Justice League Rebirth
Bryan Hitch writes and draws what is essentially a Justice League Mass Effect crossover. A giant, tentacled space monster, called a Reaper, attacks Earth and begins to harvest the population. Its methods and look and message are all reminiscent of the Reapers from Mass Effect. I don’t think it’s that much of a problem; they accomplish what they are meant to do in this one off story, which is to give the Justice League a larger than life foe to fight. Hitch draws the hell out of the book, making it both look realistic and epic. It actually does quite a bit with the plot for such a short issue. Other than the central conflict with the Reaper, which is solved fairly perfunctorily once the league is assembled, it also integrates several new members to a team that by all appearances is just the most classic of JL line ups. It mostly deals with the fact that there is a new Superman around, a Superman that is completely unknown to the other members of the team, and they don’t know how to deal with him. Also there are two new Green Lanterns. By the end of the issue, they are at least accepting of each other as a team. It looks to be attempting to deliver the biggest scale action with just enough character moments to keep things moving along.
Gene Luen Yang & Victor Bogdanovic
This isn’t strictly a Rebirth book, but it is did come out as part of the relaunch so I thought I’d include it. This book is about a Chinese Superman. I picks up after Superman Rebirth, with the New 52 Superman dead and a new one showing up in his place. Kenan Kong is a self-important bully from Shanghai. It opens with him beating up a kid and stealing his lunch. Only as this happens a supervillain attacks. Without thinking, Kenan lobs his soda at the villain, saving the kid he was just bullying. This sets the rest of the issue in motion, as he is interviewed by a news agency, which gets the attention of a secret organization trying to make a Superman for China. The book is doing a lot of interesting things. It is explicity setting up parallels between Kenan Kong and Clark Kent in a lot of superficial ways, like the hard “K” sounds of their names, their connections with people with the initials “L.L.” But he is expressly not the shining tower of virtue that Superman is. There are also parallels to Spider-man, with Kenan being much younger than Superman. But instead of Peter Parker, it is more like Flash Thompson getting the powers. After one issue, it looks like Yang is managing to get the best of both worlds. While Kenan is not a nice kid, he is a great protagonist. The more the book shows his inner life, the more sympathetic he becomes. How he acts is not okay, but there is a reason behind it. He is a teenager going through a tough time. The last thing he probably needs is to be handed superpowers. Or maybe the powers will be the catalyst that allows him to be the good person he could be. This is a pretty great opening issue.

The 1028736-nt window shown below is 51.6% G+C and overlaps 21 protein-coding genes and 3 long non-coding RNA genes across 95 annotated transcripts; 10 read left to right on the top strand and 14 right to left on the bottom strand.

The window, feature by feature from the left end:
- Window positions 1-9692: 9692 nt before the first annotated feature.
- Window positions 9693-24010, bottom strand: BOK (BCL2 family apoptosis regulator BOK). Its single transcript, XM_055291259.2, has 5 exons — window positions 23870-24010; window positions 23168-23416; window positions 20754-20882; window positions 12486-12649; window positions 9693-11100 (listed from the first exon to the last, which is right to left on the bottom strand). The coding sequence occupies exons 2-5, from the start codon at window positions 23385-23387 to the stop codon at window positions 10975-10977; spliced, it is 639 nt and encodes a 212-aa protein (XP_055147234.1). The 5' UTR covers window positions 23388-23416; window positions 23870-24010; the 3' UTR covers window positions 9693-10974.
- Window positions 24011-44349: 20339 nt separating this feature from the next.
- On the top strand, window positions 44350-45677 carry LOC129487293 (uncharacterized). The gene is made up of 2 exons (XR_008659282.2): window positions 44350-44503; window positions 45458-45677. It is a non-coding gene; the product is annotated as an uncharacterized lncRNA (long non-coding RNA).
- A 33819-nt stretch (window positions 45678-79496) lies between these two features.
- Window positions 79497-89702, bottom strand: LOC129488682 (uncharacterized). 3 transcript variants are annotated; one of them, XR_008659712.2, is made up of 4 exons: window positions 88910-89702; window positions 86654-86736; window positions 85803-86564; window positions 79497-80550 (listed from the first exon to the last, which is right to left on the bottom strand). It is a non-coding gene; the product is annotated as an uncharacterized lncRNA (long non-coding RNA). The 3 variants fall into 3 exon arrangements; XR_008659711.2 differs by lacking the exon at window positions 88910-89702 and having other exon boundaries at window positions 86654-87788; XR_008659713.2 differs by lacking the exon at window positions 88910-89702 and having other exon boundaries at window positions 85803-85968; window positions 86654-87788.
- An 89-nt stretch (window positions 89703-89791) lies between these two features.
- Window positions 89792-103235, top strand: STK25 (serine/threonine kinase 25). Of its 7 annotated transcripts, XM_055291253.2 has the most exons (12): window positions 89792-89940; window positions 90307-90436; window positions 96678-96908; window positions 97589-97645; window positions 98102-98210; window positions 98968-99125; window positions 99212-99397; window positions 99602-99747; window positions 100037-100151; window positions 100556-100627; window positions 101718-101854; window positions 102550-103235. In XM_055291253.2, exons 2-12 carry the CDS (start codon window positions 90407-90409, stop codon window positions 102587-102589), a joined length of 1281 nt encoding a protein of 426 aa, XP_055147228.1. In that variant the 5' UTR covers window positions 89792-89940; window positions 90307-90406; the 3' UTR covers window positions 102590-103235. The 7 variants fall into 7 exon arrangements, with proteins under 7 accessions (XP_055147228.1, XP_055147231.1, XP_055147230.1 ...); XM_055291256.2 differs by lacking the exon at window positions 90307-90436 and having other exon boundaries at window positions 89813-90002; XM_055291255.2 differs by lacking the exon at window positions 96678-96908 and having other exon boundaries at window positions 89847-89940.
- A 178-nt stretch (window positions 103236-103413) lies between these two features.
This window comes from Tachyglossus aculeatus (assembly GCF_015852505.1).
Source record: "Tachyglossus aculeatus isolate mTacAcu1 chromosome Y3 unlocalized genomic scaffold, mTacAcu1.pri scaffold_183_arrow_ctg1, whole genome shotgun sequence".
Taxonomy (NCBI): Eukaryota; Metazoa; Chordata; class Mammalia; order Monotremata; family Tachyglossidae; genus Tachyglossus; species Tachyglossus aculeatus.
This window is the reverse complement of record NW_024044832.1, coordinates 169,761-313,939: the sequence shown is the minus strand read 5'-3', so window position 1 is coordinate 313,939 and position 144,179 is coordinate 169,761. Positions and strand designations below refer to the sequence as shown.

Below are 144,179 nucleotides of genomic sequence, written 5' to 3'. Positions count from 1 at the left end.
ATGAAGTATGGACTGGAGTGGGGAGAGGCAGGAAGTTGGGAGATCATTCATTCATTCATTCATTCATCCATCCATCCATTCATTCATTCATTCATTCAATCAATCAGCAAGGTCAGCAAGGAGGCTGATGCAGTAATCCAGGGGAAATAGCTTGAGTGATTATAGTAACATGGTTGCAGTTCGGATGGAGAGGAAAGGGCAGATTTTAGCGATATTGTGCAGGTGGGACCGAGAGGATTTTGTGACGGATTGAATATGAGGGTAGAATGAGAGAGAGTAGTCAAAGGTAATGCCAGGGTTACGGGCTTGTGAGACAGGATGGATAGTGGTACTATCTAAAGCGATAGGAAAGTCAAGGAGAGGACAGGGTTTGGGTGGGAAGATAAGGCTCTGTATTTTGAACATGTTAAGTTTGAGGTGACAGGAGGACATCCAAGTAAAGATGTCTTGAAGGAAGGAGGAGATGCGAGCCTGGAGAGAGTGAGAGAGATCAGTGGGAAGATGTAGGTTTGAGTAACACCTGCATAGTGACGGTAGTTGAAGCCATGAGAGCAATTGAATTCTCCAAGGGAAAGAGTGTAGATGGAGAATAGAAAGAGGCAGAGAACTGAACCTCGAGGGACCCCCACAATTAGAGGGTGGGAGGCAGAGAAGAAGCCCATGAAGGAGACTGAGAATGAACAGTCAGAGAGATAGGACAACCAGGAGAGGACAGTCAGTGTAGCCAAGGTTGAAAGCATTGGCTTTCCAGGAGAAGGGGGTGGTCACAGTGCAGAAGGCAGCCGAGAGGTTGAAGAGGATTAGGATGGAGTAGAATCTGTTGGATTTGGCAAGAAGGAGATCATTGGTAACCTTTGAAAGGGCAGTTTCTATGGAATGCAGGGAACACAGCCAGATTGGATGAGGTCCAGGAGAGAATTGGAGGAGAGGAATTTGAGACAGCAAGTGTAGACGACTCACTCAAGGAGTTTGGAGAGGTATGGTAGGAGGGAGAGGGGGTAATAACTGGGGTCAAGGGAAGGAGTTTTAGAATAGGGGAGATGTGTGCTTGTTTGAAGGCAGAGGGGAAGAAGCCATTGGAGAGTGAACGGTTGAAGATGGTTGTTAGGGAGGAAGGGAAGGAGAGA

Tim Seely & Yanick Paquette
This is the best Rebirth of the month. Both Tim Seely and Yanick Paquette do some good work here. It is a smooth transition for Dick Grayson from his previous book, the delightful Grayson, back to being a superhero; from being just Grayson the spy back to being Nightwing. Dick gets to hang out with Damian and Bruce, as well as some of the characters from his old book. It grants a brief check in with Huntress, who next appears in Batgirl and Birds of Prey, as well as Midnighter and the new head of Spyral, the spy organization he just left. Dick is an almost inherently delightful character and he gets ample opportunity to bounce off of other fun characters in this issue. Other than introducing Dick and showing what his deal is, which is essentially being a Batman that other people actually like, it also sets up a villainous group for him to deal with. I don’t have a lot to say about this issue, it all just kind of works.
Red Hood and the Outlaws Rebirth will be included in next month’s Rebirth Round-up, along with the Rebirth titles for Blue Beetle, Supergirl, Suicide Squad, and Deathstroke. Maybe, just maybe, I will include other new titles that didn’t get a dedicated Rebirth issue, like Batgirl and Superwoman. Maybe not; I guess we’ll all find out. While not all the books have been winners, and certainly not all the series coming out of these have been, I am still really satisfied with DC’s Rebirth titles.